You count. However difficult the landscape of your marriage and circumstance, you count. How hard it must be to watch your friends’ parade of happy events pass in front of you as your own life bears witness. You are a bit like what my father used call “a ghost at the feast.” You have to shake off the “weltschmertz” burdening you and come into your own space and claim your better self back.

Certainly your friends lives sound marvelous. Who wouldn’t want the joys you describe, yet, as with most relationships we see, the perfect ones and the problematic ones, we are only ever granted the vision of what those relationships look like from the outside. There are plenty of miserable couples in this world, holding it all together—the marriage, the house, the cars, the fancy vacations, the kids—but behind the curtain, when they’re alone and exposed to each other, they are as flawed, troubled and fucked-up as the rest of us. As Tolstoy wrote in Anna Karenina, “All happy families are alike; each unhappy family is unhappy in its own way.” I have been on both sides of Tolstoy’s family seesaw, and let me tell you, there is life on the other side of divorce, no matter the circumstances, no matter how painful the split. I could be you. I was married to a woman for some years, fell out of love, lost our bearings, and in a last ditch attempt to reconcile I agreed to a vacation in the desert before the school year began. Too much wine, too little self-worth, too little strength and I swam in an infinity pool of red wine and forgotten anger. She became pregnant; I met my present wife/partner, and left my marriage behind. Had I stayed who knows where I’d be now? Back in San Diego, married, for the child’s sake, my creativity unfulfilled.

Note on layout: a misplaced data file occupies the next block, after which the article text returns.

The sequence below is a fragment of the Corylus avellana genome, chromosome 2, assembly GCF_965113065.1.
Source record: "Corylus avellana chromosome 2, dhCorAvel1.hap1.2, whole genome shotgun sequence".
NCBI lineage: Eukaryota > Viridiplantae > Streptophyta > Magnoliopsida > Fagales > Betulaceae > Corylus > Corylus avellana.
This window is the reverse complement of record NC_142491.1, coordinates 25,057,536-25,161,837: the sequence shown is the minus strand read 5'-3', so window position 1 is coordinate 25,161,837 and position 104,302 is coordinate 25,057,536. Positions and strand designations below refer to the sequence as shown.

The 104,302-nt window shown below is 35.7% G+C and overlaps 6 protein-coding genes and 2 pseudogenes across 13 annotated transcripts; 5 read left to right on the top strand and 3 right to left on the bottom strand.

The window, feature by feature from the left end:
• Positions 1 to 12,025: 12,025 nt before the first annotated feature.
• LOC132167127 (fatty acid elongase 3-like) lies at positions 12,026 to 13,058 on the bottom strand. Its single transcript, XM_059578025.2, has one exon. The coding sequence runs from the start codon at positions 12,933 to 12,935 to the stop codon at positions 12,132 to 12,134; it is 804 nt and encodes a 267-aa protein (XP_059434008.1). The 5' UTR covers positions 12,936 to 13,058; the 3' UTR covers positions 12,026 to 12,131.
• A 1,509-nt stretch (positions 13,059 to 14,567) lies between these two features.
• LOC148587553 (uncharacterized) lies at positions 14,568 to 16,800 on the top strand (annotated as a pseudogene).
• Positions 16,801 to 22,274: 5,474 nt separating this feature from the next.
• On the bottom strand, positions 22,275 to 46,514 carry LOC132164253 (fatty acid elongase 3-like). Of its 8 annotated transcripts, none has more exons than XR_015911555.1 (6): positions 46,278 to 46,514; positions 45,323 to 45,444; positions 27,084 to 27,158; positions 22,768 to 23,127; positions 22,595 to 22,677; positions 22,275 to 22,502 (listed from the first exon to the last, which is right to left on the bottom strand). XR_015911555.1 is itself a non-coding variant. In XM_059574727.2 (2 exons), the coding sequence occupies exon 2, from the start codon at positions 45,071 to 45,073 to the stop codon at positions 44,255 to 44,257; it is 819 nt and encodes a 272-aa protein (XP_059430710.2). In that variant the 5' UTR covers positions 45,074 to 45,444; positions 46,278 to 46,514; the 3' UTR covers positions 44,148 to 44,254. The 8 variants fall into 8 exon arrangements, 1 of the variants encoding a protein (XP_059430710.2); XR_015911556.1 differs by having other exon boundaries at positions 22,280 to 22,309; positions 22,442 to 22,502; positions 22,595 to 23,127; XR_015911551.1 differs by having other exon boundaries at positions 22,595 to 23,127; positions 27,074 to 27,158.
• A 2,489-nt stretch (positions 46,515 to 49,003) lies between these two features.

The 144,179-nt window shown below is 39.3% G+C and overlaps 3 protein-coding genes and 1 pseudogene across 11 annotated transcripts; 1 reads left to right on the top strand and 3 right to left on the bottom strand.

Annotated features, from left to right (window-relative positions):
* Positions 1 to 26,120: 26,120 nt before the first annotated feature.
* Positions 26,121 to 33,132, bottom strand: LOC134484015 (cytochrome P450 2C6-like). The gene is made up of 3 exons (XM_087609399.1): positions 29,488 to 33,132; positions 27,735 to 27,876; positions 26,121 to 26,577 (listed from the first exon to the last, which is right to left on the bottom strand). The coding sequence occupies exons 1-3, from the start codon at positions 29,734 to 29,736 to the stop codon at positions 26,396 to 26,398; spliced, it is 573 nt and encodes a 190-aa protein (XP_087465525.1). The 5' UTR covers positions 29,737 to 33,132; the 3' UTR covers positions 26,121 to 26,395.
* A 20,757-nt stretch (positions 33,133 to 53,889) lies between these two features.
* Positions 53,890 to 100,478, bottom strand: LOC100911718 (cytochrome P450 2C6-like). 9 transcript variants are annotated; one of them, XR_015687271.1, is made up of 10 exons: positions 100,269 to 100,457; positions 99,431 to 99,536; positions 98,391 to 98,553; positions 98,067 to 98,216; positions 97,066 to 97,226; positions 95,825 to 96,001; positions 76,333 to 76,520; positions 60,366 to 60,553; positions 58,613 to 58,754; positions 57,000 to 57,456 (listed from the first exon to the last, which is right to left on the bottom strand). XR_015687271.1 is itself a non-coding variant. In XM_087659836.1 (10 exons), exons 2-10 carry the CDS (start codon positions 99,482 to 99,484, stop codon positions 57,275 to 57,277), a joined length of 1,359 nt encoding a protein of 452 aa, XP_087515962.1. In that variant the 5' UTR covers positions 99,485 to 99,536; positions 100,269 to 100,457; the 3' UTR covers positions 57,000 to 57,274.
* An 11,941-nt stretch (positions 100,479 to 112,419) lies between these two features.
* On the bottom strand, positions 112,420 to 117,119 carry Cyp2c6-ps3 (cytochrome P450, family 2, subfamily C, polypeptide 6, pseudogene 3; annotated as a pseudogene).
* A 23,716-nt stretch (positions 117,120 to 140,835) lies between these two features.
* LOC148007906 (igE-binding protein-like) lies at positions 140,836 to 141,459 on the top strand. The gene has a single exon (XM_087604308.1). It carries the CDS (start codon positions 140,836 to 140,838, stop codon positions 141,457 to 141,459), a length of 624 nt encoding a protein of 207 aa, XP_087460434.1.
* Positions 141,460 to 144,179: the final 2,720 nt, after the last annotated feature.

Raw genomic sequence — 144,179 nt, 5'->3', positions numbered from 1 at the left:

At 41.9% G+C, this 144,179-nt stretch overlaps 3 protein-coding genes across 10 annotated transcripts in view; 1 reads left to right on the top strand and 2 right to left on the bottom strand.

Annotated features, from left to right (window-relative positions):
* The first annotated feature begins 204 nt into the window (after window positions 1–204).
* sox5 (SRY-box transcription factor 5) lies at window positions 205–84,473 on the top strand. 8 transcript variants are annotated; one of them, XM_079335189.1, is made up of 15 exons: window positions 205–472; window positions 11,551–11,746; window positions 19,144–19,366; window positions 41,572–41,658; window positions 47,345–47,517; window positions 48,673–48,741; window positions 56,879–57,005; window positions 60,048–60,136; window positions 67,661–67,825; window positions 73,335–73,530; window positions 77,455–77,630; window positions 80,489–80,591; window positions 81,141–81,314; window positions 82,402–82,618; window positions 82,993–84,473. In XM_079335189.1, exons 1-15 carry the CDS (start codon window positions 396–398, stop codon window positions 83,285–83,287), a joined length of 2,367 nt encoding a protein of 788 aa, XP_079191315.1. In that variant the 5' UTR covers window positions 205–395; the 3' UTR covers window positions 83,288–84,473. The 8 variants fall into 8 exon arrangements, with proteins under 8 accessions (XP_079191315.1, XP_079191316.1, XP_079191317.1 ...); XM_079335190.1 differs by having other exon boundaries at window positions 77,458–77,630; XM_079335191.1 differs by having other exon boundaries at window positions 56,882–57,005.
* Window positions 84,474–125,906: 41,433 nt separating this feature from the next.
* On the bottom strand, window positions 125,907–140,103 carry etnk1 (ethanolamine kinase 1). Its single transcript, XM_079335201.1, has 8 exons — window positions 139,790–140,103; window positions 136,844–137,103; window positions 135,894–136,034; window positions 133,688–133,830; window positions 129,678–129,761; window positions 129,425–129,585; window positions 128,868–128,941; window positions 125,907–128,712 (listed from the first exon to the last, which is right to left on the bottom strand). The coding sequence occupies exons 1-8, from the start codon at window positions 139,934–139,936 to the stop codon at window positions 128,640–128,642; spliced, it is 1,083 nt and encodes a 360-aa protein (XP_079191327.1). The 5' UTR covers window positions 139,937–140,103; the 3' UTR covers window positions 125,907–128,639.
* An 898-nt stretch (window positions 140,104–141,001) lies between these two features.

I left. Divorced. Moved away. Went to grad school. Became a writer. Figured out how to forge a relationship with my son, despite my ex’s deep, abiding anger. The truth is, you’ve got to take care of yourself, selfish as that may sound, and your husband is not doing that for you. From what you write you are the one doing all the emotional work in the marriage, and that’s not sustainable. You are low on the priority list. Elevate yourself, leap, and allow the universe to catch you as you fall into the great emptiness of possibility. Sure, you have the dream job, but clearly that’s not cutting it for you. That miracle counselor doesn’t exist, and if your husband isn’t prepared to dig deep and fix the ancient ironworks of your marriage, then you have to save yourself.